74 Let's TALK! The art of teaching conversation -- Let them speak!
Teaching conversation should be fun and easy. Yet, too often it gets bogged down in explanations, side tracked into obfuscation, parlayed by prepositions and battered by THE BOOK. I have a remedy.
I try to do two things. One -- teach conversation without a book! Yes, we still use the book but the book is the book and NOT conversation time really. I try to use either cue cards or ppt prompts for conversation.
See some examples for classroom use in our SHARE area (Resources - Share - Conversation/Discussion). This really frees the student from the pencil/pen/paper/text and let's them do what most English is -- communicate. Try our conversation generators also!
Two - I try to teach conversation how it should be taught. Speak first, experiment and then do the study and focus on language structure, then focus on explanation. This inductive and upside down lesson plan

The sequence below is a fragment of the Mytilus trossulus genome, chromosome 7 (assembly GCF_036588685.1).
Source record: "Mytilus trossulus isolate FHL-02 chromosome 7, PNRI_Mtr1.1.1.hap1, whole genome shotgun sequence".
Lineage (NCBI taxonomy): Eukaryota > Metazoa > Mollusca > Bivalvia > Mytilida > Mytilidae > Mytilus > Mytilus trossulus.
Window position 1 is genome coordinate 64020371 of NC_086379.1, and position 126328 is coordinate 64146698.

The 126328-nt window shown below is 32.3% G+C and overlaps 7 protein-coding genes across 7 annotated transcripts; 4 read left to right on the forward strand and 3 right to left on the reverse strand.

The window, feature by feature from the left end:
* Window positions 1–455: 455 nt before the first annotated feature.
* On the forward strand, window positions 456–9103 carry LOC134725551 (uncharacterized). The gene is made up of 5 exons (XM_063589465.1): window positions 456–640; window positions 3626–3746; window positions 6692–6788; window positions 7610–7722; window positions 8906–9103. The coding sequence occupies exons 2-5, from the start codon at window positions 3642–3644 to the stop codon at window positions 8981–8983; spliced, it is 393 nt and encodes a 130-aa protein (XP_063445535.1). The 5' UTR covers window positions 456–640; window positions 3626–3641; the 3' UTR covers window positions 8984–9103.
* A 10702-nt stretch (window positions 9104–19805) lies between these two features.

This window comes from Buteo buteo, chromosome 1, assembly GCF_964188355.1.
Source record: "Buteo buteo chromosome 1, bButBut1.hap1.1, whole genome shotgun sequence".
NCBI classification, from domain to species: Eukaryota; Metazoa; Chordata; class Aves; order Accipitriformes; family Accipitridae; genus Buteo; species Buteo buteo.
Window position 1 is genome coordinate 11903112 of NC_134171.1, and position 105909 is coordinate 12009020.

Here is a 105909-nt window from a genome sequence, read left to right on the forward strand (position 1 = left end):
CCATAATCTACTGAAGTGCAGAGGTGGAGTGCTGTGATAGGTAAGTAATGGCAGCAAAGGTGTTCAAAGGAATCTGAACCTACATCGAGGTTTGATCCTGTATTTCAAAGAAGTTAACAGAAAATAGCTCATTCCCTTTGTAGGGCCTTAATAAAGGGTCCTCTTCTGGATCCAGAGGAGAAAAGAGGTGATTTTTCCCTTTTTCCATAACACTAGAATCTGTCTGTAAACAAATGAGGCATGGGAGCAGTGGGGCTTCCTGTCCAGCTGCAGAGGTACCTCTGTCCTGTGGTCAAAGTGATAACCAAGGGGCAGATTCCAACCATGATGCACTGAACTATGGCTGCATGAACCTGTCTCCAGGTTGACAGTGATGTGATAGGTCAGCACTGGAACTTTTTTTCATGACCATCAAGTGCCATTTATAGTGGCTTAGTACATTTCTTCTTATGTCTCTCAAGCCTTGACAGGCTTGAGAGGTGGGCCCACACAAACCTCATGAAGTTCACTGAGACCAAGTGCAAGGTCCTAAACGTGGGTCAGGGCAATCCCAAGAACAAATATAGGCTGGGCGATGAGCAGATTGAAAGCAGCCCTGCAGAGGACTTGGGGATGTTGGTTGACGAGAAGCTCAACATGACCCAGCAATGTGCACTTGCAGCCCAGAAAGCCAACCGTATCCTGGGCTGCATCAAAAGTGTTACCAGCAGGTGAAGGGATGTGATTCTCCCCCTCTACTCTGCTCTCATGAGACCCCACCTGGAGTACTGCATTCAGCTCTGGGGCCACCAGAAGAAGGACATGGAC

approach is essential I believe for conversation.
I have made these Let's Talk power points which can be used in the classroom with great effect. First, have the students interview you or another student -- a whole class activity. Then, let them attack in pairs, using the prompts to ask / answer questions. Make sure they know there is no right answer! Many ways to ask the questions.
Lastly, go over the prompts again. Click on each and get example questions. Interview another student again using these!
I'll be making more of these on other topics. Also see the other discussion "Conversation" in Sharing.
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